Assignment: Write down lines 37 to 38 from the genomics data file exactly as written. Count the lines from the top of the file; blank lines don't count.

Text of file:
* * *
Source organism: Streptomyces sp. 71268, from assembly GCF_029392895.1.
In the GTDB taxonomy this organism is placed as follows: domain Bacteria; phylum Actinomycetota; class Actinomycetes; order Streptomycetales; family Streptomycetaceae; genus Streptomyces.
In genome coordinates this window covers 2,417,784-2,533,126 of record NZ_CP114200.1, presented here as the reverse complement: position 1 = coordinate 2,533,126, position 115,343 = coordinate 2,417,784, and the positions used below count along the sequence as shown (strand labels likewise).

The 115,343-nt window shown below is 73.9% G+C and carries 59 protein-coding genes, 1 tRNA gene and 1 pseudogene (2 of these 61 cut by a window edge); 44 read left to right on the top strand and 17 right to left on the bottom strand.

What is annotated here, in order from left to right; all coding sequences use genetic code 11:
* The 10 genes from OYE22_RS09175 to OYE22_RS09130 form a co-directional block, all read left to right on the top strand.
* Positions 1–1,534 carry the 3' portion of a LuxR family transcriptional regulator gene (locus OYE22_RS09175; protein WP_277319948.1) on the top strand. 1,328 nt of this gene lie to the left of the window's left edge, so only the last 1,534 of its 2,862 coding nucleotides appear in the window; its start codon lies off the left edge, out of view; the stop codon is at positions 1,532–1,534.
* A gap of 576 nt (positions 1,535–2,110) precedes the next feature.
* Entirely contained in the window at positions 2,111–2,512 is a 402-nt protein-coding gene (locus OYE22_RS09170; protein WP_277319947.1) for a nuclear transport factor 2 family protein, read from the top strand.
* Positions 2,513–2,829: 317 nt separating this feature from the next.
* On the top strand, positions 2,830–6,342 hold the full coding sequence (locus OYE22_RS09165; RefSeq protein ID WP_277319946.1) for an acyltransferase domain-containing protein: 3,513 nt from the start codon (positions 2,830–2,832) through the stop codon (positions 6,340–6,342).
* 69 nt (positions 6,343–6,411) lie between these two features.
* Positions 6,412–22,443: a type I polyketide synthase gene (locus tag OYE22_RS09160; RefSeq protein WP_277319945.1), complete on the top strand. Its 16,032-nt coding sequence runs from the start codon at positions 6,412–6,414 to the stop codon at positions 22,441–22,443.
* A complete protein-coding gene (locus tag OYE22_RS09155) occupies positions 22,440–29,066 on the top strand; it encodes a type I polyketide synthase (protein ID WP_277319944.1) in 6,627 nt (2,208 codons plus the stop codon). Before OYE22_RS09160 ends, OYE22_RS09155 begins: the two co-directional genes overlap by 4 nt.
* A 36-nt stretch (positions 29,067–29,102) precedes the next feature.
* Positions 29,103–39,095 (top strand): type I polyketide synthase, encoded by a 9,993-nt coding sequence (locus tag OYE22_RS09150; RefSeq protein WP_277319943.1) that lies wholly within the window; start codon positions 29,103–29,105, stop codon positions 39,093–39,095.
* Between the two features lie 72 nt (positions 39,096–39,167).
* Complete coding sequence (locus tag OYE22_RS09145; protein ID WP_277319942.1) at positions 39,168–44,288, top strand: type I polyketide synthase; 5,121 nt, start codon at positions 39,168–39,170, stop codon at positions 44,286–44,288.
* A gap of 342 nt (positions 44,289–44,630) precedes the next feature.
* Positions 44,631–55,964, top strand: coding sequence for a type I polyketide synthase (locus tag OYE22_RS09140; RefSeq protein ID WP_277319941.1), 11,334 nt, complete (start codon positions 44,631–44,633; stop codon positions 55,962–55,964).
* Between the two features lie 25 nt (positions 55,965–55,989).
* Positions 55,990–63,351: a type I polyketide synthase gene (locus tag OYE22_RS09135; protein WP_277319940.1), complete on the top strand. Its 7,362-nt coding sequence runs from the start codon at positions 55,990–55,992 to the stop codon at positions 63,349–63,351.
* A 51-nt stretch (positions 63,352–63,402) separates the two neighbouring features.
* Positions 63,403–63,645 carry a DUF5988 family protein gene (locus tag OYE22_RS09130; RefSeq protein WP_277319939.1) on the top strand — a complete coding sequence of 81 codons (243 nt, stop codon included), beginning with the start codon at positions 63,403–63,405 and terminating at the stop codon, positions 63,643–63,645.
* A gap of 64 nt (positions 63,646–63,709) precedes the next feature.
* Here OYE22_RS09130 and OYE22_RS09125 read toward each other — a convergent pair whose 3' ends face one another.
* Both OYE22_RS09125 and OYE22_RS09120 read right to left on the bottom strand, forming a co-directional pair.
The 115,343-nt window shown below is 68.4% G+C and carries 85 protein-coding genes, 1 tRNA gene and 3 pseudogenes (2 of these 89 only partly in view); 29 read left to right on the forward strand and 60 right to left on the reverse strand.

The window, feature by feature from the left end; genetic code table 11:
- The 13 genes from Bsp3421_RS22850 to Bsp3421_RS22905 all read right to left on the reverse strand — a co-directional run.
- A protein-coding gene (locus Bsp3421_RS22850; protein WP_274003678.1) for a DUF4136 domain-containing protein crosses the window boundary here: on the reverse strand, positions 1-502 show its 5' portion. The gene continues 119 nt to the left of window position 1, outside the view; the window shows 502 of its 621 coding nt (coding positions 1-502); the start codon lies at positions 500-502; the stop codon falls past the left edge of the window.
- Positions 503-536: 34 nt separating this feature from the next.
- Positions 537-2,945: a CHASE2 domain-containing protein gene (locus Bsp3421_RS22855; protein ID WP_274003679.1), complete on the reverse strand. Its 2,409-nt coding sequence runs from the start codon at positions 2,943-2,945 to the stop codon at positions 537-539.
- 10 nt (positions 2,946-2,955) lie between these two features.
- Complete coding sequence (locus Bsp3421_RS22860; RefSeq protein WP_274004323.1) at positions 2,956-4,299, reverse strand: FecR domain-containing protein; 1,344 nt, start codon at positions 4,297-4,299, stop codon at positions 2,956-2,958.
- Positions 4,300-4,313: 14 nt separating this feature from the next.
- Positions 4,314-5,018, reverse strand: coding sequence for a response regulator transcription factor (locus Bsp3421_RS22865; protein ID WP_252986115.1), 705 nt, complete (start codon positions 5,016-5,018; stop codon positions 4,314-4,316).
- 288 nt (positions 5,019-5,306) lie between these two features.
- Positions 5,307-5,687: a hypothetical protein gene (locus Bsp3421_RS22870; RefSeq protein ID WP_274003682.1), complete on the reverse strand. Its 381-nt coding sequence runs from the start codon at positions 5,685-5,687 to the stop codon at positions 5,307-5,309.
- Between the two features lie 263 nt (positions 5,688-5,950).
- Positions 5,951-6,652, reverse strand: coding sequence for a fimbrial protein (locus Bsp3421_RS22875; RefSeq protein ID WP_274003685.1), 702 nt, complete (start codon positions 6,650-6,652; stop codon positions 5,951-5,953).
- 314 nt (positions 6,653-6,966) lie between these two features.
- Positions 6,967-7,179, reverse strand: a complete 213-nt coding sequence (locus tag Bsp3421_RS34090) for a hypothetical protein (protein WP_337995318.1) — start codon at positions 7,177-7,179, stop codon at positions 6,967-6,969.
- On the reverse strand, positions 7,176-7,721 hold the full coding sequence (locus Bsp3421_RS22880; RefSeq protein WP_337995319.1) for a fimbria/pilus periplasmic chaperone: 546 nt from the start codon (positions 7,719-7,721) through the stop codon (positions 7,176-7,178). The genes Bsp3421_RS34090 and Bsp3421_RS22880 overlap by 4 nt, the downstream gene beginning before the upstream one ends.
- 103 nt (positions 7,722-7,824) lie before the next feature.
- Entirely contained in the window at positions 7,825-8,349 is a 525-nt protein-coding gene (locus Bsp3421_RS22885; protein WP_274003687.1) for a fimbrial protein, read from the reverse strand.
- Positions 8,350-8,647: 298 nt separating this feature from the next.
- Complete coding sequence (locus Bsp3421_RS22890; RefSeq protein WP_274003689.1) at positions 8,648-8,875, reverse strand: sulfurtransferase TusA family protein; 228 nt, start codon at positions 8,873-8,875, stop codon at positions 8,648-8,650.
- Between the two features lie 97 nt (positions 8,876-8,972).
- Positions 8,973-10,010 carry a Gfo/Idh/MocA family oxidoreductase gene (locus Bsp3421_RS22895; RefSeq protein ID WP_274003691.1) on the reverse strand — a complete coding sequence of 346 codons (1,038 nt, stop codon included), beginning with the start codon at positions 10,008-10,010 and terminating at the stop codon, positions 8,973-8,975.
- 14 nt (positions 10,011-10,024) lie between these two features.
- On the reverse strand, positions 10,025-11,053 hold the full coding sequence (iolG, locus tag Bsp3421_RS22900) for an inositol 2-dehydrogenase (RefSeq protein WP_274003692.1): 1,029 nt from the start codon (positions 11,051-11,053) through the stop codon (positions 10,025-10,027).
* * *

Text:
- Positions 4,314-5,018, reverse strand: coding sequence for a response regulator transcription factor (locus Bsp3421_RS22865; protein ID WP_252986115.1), 705 nt, complete (start codon positions 5,016-5,018; stop codon positions 4,314-4,316).
- 288 nt (positions 5,019-5,306) lie between these two features.